Changes in temperature and available food determine where and when animals move, reproduce, and survive. Our understanding of how environmental change impacts biodiversity and species survival is well-established at the landscape, country and global scales. But, we know less about what could happen at finer space and time scales, such as within habitats, where behavioural responses by animals are crucial for daily survival.
Simulating Movement and Daily Survival with Individual-Based Movement Models
Key questions at these scales are how the states of individuals (things like body temperature and nutritional condition) influence movement decisions in response to habitat change, and how these decisions relate to patchiness in microclimates and food. So we need tools to make reliable forecasts of how fine-scale habitat use will change under future environments. Individual-based movement simulation models are powerful tools for these kinds of studies. They let you construct habitats that vary in temperature and food conditions in both space and time and ask ‘what if’ questions. By populating these models with activity, behaviour, and movement data of animals, we can simulate different habitat conditions and predict how animals will respond to future change. Continue reading →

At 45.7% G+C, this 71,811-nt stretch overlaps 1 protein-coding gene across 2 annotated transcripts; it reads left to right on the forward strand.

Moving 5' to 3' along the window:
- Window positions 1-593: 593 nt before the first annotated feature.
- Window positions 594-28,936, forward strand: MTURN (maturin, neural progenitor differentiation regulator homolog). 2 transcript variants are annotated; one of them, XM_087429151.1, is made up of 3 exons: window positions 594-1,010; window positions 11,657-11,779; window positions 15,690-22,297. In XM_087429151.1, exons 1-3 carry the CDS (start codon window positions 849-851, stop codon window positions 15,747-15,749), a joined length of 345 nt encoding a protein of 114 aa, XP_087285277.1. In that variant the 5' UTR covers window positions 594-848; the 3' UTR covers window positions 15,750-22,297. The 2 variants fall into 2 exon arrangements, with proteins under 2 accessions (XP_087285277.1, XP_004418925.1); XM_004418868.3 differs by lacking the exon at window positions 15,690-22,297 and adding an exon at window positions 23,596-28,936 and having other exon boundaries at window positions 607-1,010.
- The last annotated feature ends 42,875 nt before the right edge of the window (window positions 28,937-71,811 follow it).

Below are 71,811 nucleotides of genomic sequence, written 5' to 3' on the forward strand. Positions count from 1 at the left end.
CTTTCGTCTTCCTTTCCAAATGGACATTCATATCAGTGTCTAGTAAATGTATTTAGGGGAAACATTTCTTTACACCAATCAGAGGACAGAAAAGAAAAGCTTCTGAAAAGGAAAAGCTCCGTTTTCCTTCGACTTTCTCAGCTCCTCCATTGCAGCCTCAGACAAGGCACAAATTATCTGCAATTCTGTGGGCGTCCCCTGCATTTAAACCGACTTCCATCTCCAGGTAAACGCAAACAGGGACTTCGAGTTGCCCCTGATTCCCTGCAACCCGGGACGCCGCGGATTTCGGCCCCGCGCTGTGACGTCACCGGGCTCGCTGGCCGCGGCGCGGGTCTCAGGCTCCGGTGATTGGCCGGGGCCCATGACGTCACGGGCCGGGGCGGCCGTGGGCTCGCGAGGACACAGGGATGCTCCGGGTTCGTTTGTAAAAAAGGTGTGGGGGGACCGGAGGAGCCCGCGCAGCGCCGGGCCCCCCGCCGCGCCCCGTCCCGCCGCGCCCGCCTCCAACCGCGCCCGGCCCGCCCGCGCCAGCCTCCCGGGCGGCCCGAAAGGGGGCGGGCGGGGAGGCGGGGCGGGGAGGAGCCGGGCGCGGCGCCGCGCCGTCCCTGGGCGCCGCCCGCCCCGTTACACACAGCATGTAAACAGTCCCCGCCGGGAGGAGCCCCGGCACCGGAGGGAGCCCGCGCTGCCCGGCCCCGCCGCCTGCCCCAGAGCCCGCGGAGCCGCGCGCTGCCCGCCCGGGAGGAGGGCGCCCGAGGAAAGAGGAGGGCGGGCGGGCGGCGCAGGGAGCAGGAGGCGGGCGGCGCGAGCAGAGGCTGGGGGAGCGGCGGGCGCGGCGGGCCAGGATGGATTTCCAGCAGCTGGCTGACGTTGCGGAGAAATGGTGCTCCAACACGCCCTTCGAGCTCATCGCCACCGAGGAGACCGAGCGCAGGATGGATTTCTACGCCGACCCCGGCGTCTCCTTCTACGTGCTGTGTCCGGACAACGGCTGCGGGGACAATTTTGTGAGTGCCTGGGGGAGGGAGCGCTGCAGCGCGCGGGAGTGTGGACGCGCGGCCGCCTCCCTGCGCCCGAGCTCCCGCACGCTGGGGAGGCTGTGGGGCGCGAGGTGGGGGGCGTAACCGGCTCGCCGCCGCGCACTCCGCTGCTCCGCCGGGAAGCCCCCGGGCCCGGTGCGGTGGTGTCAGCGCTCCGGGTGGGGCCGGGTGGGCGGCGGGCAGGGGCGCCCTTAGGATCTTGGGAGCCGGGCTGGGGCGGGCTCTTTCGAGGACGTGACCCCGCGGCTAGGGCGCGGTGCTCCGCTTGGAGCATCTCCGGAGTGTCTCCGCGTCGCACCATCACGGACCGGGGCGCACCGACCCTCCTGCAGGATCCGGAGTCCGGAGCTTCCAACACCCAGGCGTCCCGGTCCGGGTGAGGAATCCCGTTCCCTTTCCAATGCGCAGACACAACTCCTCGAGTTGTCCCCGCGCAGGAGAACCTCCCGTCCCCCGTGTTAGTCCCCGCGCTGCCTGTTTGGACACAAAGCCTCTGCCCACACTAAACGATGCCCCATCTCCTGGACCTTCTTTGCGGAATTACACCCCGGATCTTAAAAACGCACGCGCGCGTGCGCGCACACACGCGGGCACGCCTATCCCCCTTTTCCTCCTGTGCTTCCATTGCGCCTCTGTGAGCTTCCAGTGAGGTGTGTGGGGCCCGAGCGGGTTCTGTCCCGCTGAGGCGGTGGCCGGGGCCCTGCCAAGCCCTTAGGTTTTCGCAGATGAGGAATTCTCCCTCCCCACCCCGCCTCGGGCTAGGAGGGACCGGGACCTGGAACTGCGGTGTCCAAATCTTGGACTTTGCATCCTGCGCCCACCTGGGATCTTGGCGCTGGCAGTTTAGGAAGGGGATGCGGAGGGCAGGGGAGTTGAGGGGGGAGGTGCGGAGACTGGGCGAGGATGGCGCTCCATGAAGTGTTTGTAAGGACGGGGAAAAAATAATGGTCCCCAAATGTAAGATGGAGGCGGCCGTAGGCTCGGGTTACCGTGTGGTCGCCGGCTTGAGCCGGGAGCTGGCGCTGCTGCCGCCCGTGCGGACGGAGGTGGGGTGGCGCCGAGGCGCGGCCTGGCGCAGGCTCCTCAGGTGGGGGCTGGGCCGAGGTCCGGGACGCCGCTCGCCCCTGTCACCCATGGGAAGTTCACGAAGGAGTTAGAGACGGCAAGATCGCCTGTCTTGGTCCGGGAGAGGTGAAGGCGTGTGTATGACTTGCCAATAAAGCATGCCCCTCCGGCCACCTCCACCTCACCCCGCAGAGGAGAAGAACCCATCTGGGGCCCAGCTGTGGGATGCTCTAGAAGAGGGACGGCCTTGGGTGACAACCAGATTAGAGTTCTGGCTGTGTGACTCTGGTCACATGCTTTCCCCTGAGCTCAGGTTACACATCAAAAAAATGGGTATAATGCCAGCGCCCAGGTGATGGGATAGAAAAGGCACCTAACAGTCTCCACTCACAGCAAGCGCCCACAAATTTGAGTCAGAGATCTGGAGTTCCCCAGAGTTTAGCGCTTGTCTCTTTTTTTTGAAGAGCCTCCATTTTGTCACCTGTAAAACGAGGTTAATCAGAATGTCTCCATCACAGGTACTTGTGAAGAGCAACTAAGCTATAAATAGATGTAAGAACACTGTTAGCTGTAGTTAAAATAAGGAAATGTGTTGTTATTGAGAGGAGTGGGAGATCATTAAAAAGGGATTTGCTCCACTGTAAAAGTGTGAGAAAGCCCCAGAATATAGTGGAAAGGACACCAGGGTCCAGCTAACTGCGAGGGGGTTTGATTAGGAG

Researchers from Canada and the USA found that tree and shrub genetics can be used to produce more accurate predictions of when leaves will burst bud in the spring. Their study was published in Methods in Ecology and Evolution.
Although climate sceptics might find it hard to believe with this year’s endless snow and freezing temperatures, climate change is making warm, sunny early springs increasingly common. And that affects when trees start to leaf out. But how much?
At a time when data is everywhere, and data science is being talked about as the future in different fields, a method that produces huge amounts of multimedia data is camera-trapping. We need ways to manage these kinds of media data efficiently. ViXeN is an attempt to do just that.